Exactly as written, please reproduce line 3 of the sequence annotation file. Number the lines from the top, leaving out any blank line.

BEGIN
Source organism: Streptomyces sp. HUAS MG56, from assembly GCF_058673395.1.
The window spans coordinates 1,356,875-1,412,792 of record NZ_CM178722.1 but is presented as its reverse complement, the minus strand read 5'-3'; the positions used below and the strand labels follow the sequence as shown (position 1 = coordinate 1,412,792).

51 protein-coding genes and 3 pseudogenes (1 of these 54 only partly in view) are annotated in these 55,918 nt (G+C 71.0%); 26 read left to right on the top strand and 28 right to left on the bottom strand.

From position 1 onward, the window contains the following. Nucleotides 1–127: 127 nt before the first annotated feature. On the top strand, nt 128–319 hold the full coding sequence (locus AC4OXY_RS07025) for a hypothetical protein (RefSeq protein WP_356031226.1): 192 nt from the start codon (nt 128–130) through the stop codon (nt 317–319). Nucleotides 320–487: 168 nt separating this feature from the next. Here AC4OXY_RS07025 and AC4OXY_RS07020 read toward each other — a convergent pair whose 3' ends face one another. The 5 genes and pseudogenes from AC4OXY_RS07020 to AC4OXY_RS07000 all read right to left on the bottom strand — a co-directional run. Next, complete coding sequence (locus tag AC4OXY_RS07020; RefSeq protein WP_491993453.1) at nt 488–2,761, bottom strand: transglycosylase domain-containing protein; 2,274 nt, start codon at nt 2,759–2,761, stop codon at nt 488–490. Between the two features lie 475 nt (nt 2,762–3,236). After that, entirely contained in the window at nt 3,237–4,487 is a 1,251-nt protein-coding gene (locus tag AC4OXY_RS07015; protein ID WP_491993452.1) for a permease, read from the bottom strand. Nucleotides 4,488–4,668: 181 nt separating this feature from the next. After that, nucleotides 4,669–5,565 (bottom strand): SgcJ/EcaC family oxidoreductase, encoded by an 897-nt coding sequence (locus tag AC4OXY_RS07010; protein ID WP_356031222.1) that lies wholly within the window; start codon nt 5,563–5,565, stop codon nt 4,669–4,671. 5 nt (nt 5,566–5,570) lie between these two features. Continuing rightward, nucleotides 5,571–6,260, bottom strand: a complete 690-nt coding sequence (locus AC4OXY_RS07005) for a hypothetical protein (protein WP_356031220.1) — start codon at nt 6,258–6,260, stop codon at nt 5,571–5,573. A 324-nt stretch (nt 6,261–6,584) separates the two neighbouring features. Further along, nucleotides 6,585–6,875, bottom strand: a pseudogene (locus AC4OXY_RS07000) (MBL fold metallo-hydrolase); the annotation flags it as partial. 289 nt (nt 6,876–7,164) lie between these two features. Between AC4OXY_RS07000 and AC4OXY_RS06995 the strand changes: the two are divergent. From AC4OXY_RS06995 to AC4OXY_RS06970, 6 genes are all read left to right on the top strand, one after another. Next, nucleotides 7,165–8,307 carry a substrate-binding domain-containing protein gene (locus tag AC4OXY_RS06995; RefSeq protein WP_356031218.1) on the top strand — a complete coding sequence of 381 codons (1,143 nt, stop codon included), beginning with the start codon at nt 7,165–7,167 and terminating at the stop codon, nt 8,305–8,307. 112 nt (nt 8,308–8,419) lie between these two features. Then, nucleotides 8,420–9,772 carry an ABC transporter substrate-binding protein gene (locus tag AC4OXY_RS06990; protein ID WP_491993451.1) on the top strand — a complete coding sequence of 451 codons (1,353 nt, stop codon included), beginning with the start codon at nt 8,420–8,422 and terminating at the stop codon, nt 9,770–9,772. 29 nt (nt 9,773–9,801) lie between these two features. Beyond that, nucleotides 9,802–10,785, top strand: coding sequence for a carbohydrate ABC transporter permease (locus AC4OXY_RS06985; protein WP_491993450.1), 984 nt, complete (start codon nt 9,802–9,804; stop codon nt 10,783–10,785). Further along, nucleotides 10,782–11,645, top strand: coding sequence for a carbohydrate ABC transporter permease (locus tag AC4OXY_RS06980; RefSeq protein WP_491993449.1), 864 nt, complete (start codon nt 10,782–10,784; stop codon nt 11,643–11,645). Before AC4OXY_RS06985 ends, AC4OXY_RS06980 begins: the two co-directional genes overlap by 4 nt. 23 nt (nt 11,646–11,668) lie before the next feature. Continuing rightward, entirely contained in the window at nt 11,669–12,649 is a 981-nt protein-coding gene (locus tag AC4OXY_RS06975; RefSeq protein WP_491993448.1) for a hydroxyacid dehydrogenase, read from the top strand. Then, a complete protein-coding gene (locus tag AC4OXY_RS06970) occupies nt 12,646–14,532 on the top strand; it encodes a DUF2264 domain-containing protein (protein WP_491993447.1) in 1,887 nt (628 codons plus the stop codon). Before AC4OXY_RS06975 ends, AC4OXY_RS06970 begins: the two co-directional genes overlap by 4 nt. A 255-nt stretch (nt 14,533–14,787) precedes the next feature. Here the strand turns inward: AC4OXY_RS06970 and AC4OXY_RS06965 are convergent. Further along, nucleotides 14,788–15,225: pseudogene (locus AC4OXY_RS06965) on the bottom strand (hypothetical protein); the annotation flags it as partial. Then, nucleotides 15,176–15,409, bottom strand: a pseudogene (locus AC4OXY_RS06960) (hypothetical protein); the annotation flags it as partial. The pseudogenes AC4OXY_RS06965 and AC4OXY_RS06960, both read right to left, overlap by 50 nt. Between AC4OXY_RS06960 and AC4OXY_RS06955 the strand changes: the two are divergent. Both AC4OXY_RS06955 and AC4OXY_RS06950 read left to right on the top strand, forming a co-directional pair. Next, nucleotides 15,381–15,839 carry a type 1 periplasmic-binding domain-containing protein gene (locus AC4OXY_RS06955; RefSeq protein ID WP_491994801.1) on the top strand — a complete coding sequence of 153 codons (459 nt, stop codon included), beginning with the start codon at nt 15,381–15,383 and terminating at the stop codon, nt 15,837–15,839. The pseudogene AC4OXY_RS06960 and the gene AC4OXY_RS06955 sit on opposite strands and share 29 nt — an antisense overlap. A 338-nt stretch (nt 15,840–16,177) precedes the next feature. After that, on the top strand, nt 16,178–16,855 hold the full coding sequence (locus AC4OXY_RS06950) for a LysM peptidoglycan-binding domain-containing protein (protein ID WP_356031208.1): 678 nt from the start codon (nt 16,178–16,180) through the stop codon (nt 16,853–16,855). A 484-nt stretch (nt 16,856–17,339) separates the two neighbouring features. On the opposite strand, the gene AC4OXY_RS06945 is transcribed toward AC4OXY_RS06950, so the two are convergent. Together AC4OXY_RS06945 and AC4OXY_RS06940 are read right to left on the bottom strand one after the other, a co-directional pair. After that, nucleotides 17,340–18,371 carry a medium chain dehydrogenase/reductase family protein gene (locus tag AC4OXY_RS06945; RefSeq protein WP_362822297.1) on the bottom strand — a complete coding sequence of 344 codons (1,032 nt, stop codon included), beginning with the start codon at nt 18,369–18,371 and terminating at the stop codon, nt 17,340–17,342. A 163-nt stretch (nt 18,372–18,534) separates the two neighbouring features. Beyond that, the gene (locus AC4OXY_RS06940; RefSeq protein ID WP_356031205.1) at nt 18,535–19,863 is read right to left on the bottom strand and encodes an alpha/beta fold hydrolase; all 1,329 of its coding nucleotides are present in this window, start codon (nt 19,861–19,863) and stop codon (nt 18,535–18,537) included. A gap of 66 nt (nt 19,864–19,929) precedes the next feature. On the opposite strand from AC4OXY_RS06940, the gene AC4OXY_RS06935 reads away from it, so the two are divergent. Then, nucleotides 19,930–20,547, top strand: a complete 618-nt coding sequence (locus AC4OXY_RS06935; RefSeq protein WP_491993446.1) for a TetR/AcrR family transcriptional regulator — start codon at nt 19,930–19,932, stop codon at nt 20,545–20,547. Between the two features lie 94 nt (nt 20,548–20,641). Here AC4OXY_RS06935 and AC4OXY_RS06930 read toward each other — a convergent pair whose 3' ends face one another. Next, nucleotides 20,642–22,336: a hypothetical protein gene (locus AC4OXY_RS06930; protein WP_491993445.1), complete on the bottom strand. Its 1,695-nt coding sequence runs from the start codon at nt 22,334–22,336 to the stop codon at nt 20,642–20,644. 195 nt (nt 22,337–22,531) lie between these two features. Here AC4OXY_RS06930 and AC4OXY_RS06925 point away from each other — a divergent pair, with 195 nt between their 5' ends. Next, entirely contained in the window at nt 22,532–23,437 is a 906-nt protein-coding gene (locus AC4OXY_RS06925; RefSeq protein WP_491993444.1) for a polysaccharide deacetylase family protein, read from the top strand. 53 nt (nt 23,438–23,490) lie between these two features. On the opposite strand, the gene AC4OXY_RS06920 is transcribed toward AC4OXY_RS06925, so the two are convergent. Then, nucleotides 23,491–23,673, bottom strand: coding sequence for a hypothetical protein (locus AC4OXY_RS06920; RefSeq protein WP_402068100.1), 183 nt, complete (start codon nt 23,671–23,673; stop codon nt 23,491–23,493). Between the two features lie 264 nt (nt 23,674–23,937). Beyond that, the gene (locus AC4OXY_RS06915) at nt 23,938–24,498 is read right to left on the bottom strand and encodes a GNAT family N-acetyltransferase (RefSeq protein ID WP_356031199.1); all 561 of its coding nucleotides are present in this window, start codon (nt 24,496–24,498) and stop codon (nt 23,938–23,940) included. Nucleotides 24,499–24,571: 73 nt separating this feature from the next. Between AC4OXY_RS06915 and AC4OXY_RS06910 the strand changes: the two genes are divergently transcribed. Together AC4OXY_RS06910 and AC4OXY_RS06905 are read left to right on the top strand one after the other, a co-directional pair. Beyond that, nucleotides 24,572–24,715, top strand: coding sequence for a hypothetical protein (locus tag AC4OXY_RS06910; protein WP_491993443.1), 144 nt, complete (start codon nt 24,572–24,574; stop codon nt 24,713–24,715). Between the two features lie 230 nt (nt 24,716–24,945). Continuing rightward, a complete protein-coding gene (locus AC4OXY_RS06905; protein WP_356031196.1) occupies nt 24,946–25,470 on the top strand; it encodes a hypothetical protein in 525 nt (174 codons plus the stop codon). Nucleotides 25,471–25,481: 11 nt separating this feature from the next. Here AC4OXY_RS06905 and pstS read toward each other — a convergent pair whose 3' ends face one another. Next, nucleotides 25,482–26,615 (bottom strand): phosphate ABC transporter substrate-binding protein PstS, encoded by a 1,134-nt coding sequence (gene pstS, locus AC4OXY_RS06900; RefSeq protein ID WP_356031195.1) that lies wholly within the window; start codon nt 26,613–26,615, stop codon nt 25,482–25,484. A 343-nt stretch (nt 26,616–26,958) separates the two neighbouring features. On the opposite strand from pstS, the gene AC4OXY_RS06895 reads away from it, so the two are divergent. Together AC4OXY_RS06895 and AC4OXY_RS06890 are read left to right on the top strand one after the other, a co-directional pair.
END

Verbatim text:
51 protein-coding genes and 3 pseudogenes (1 of these 54 only partly in view) are annotated in these 55,918 nt (G+C 71.0%); 26 read left to right on the top strand and 28 right to left on the bottom strand.